What: The Insalata Caprese, made with buffalo mozzarella, plum tomatoes, and fresh basil, and often onions, olive oil, and balsamic vinegar.
It can be made as shown in this perfect demonstration by Coolio:
Why: Look good? Taste good? Smell good? Is good, Shaka Zulu! The Caprese, so named because it comes from the Isle of Capri, might get on this list solely because it's designed to mirror the colors of the Italian national flag (not Mexican, as Coolio jokes). But obviously, it's the taste that counts. The Caprese sets off the sharpness of the tomato with the richness of the mozzarella, and in the American style, highlights it with a shock of balsamic vinegar. All the ingredients are cut into pieces rarely bigger than a silver dollar, so it's easy to spear a leaf of basil, a slice of tomato, and a wedge of mozzarella with a toothpick, and pop the whole delicious morsel into your mouth at once. (And no, I don't know what's in Coolio's dime bag of special spices.)
Impact: The Caprese is most people's first realization that there are two types of mozzarella: mozzarella made from cow's milk, which is only good for melting on pizza or frying in stick form, and mozzarella made from water buffalo's milk, which is the food of the gods. Buffalo mozzarella comes in a golfball-sized clump, which only lasts for a few days before it sours. You'll find it in the fresh cheese aisle, floating in brine. If you get some fresh from the region of Campania, stab a fork in a ball and eat it pronto. Or better yet, step your game up and make a Caprese, Geto Gourmet-style.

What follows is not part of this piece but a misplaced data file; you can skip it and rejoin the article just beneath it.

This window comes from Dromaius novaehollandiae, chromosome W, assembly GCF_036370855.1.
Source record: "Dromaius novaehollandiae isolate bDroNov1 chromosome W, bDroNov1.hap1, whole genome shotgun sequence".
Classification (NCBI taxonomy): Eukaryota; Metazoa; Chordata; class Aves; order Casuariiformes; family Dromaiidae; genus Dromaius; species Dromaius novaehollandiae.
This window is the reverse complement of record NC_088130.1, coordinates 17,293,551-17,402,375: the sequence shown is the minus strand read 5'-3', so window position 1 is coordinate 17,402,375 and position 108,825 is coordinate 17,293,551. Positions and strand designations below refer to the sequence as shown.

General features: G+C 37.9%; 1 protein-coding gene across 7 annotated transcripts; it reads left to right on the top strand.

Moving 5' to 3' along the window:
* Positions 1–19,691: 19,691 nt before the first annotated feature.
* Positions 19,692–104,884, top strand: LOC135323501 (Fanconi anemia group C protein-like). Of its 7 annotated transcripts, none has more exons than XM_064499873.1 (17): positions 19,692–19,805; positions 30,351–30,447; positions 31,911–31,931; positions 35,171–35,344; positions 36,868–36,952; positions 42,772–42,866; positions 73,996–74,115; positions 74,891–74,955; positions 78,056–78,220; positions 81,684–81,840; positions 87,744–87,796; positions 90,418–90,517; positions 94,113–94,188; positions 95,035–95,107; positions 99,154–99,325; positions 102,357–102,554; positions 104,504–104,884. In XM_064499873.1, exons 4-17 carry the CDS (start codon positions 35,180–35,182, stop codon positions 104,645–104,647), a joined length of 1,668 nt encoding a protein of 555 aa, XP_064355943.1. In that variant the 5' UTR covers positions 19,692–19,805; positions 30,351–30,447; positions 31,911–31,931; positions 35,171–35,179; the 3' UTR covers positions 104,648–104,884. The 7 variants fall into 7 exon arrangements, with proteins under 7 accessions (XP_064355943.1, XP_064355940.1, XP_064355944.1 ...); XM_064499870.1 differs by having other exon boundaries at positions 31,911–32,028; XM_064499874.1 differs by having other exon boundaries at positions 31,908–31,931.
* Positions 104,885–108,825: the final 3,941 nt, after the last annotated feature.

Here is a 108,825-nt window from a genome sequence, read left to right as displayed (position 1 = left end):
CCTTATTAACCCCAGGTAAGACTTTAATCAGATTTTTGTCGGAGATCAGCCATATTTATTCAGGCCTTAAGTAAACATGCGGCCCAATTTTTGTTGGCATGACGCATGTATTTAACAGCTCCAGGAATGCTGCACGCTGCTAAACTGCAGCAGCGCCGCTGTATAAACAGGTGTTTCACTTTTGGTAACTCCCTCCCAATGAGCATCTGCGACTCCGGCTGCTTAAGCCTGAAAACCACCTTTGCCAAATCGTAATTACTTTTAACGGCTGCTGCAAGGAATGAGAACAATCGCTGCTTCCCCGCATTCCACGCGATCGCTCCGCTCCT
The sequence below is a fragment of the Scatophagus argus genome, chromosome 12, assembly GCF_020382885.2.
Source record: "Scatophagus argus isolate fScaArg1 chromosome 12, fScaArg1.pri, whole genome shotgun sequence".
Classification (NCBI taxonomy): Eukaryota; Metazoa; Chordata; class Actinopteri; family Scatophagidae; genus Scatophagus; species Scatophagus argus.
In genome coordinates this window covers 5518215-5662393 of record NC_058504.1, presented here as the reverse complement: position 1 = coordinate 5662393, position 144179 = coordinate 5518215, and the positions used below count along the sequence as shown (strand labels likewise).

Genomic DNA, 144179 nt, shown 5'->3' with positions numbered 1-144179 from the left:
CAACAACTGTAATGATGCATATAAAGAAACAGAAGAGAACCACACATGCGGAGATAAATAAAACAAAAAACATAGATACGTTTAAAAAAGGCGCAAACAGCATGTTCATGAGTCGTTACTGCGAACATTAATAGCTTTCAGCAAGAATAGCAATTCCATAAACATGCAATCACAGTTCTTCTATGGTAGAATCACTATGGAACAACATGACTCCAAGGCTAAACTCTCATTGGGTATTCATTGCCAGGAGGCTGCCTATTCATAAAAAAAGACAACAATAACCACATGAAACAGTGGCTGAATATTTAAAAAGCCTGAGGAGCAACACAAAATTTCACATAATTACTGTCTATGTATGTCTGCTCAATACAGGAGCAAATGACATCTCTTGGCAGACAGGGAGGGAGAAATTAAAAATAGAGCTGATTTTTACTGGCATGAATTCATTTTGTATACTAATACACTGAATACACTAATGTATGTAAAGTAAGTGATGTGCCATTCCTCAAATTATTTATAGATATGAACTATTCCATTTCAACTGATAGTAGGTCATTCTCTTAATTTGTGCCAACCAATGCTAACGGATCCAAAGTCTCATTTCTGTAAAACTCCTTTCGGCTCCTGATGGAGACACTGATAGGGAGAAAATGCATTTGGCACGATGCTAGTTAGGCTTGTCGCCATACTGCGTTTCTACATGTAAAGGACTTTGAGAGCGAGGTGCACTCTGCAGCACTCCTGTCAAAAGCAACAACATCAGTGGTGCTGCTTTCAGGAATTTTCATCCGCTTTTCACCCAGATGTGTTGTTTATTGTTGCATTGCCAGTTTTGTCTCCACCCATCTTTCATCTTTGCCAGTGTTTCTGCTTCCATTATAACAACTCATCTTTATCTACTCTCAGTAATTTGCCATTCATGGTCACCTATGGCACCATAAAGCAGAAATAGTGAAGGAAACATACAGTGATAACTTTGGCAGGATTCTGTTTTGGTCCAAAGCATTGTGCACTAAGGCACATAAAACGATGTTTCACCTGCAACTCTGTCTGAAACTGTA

Personal Connection: On a trip to Italy to watch my fashion-designer stepsister get hitched, I ate my first Caprese in the shadow of the Duomo in Milan, and then immediately ordered another Caprese at each of my next five meals in Milan and Florence thereafter. Usually it came (whatever the hour) with the richest, most luxurious red wine I've ever had, and when I asked for the label so I could buy a bottle, I was told, "Fah! You would not want this. It is just a house wine." And that, dear readers, is why you should go to central Italy right now.